Approximately 13 miles downstream from where the Upper Yakima Proper begins at Lake Easton, another dam-controlled river enters the Yakima. This river ( the Cle Elum) originates from a reservoir with the same name approximately 9 miles from the joining. The Cle Elum River contributes most of the water volume to the Yakima River between its confluence and the city of Yakima during the irrigation season. The flows on the Cle Elum River are very low other than during peak irrigation which is from June to September. The chart below shows the incredible fluctuations the Cle Elum River experiences. The inconsistent and major fluctuation in water flows inhibits the biomass of the river. The average flow during Non- irrigation season is 180 CFS and during run-off and prime irrigation season the river flows anywhere from 1800-4500CFS depending on irrigation demands and influx of snow melt into the reservoir. The trout population of the system is certainly less in numbers than the Yakima, due to the inconsistencies yet there are certainly trout in the river.The Cle Elum River feeds the Yakima system and it is a bottom fed dam. Kachees and Keechelus also feed the Yakima system and they too are middle or bottom fed releases yet they both drain into one holding reservoir, Lake Easton. Lake Easton although lake like is not considered a lake but more a wide spot in the river. Lake Easton does feed the Upper Yakima Proper from a top water release and therefore warms with the air temperatures of the season. In the winter it is colder and in the summer it is warmer. One benefit of a true bottom fed tail water is that the water temps are fairly constant throughout the season, providing adequate temperature, in fact prime temperatures for aquatic insect hatches year round. Examples of bottom fed tailwaters would include, The Bighorn, The Missouri, and the Green. The Yakima being a mixture of both is more like a freestone river, fluctuating in temperatures similar to that of a river without a dam. The three main reservoirs that feed the Yakima as mentioned earlier are the Cle Elum, Kachees and Kechelus. Both the Keechelus and Kachees reservoirs are channeled into the Easton Reservoir from which the Upper Yakima proper begins. This is also the point from which the KRD cannel draws a large amount of water for irrigation purposes in the Kittitas valley. Typically the upper Yakima river proper will flow at approximately 350 CFS on average from the Lake Easton reservoir and the water they draw from the Easton reservoir into the KRD cannel during irrigation season will almost match that number! The Upper Yakima Proper before the Cle Elum River confluence is a stretch of river that flows at the most consistent level on a year average as shown in the following graph. Besides during the typical run-off season this particular stretch of the Yakima river flows day in and day out with the most consistent levels.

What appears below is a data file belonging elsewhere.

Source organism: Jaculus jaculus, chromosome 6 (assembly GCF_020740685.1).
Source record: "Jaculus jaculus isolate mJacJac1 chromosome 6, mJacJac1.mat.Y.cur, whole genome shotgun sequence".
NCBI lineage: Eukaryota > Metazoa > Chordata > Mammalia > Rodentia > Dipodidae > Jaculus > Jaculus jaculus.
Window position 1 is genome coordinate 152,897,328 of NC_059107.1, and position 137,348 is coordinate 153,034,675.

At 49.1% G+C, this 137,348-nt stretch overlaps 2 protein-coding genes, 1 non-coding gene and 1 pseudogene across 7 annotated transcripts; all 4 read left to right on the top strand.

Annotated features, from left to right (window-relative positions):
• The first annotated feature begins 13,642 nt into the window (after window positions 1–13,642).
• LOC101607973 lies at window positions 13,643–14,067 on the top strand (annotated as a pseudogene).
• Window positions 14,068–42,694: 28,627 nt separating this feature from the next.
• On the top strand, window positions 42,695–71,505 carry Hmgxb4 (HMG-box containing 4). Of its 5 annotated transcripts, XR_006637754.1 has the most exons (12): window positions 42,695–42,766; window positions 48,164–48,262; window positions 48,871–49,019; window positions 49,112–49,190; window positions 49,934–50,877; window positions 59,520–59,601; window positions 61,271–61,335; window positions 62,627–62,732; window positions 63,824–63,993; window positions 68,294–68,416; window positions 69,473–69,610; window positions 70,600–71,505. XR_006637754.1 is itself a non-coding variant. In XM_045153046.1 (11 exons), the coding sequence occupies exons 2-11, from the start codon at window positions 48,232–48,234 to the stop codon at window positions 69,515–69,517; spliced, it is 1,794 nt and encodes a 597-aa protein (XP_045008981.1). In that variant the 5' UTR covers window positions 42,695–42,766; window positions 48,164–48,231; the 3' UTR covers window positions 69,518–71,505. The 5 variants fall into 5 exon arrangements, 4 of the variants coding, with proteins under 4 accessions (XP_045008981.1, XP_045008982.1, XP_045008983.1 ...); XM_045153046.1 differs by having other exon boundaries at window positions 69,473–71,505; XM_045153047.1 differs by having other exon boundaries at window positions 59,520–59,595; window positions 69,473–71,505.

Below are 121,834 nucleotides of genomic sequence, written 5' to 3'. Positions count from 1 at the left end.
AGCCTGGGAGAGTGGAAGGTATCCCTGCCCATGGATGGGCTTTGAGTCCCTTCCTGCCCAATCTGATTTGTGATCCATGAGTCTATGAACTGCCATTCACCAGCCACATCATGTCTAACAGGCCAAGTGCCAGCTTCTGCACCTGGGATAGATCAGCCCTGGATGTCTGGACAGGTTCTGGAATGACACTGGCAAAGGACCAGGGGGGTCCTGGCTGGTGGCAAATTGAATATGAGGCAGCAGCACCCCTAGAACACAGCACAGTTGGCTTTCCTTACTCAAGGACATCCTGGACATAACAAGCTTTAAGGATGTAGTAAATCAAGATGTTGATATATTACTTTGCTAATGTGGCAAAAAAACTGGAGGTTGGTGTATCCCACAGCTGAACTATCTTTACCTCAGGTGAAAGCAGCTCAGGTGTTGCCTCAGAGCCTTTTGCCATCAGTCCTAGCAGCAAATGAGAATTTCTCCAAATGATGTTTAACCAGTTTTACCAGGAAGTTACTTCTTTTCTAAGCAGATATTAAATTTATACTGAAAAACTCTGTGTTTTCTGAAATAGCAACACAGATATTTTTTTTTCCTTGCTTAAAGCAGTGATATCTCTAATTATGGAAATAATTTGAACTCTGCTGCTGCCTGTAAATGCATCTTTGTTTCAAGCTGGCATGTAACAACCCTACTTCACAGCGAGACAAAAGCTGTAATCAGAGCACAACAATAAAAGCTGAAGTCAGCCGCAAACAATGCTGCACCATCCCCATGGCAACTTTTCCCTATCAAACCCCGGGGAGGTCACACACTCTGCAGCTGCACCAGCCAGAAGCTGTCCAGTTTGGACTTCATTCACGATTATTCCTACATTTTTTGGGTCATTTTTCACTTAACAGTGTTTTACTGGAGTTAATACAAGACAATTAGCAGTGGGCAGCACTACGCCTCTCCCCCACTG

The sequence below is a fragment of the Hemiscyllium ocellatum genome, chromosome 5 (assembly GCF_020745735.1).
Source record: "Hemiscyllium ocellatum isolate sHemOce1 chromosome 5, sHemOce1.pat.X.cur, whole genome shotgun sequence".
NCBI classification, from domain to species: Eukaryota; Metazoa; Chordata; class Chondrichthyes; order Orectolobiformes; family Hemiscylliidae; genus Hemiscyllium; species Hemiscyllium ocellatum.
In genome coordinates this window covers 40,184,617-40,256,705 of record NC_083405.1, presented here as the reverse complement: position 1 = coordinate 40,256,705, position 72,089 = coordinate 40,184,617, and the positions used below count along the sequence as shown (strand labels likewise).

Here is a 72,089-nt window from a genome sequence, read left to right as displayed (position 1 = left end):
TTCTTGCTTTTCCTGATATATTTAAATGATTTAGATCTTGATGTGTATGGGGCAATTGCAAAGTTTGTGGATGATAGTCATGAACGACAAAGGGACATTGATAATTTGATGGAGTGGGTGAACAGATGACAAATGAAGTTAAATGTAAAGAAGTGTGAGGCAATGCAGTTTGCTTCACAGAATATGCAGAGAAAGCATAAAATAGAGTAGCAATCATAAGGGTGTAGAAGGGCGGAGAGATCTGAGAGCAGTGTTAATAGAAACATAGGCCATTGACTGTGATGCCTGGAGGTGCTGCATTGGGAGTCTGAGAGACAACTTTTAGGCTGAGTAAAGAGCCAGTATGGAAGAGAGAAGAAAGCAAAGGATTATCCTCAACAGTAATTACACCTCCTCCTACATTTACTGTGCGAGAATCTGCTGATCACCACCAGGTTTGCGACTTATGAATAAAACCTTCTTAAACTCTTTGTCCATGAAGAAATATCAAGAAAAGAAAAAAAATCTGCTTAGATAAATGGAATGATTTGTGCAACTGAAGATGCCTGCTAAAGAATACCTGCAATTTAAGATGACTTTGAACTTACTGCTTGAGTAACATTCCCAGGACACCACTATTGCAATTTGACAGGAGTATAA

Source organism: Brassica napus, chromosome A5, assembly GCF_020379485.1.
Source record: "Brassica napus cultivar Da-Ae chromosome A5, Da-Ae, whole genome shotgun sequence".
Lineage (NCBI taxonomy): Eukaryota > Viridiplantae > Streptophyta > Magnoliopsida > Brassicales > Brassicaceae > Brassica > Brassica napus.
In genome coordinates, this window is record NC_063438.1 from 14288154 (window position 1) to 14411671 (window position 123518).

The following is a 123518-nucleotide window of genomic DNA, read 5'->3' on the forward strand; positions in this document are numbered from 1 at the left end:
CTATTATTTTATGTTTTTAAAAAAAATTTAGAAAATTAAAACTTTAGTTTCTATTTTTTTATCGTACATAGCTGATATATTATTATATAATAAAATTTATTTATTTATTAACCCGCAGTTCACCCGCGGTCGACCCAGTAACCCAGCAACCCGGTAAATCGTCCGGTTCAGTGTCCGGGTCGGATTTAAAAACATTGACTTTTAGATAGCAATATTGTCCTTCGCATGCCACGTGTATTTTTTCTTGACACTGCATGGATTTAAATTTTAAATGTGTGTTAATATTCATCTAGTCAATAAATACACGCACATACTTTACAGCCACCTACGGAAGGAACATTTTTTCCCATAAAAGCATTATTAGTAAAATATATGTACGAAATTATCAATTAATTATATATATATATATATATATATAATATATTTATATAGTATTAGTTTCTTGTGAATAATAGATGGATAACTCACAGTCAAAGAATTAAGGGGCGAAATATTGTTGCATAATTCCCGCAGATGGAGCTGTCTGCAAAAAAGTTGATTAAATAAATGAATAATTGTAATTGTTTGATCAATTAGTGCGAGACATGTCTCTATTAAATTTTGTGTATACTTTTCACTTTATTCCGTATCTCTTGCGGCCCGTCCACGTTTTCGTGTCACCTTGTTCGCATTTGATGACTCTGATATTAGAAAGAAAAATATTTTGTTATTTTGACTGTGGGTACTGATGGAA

Much of the snow that melts on the East slope drainage that feed the Yakima is caught in the reservoirs. There are however tributaries below the reservoirs that contribute to the Yakima that will add flows of significance, especially during the spring. The largest of the tributaries is the Teanaway River, which enters the Yakima approximately 10 miles downstream from the Cle Elum River confluence. Typically by the end of summer the Teanaway will be flowing at approximately 20 CFS and yet during spring run-off the Teanaway can flow up to 2,500 CFS. Other tributaries that contribute to the Yakima river below the Teanaway are the Swuak, Tanuem, manastash and Wilson.
The Wilson/Cherry creek tributary enters the Yakima just above the lower canyon and is most certainly a clarity inhibitor much of the year. The Cherry creek drains much of the Kittitas valley’s irrigation canals and usually flows quite a few shades darker than the Yakima. Cherry/ Wilson creek is also a culmination of many of the creeks coming off the north side of the valley on the south slopes of the Colockum and Nanuem ridge including Coleman, Colockum and the Naneum. After the confluence of Cherry Creek and the Yakima, the river is quite a bit less clear yet can produce some of the most prolific hatches. Some of the tributaries that contribute to the Yakima above the Teanaway River include, Big and Little Creek as well as Silver Creek.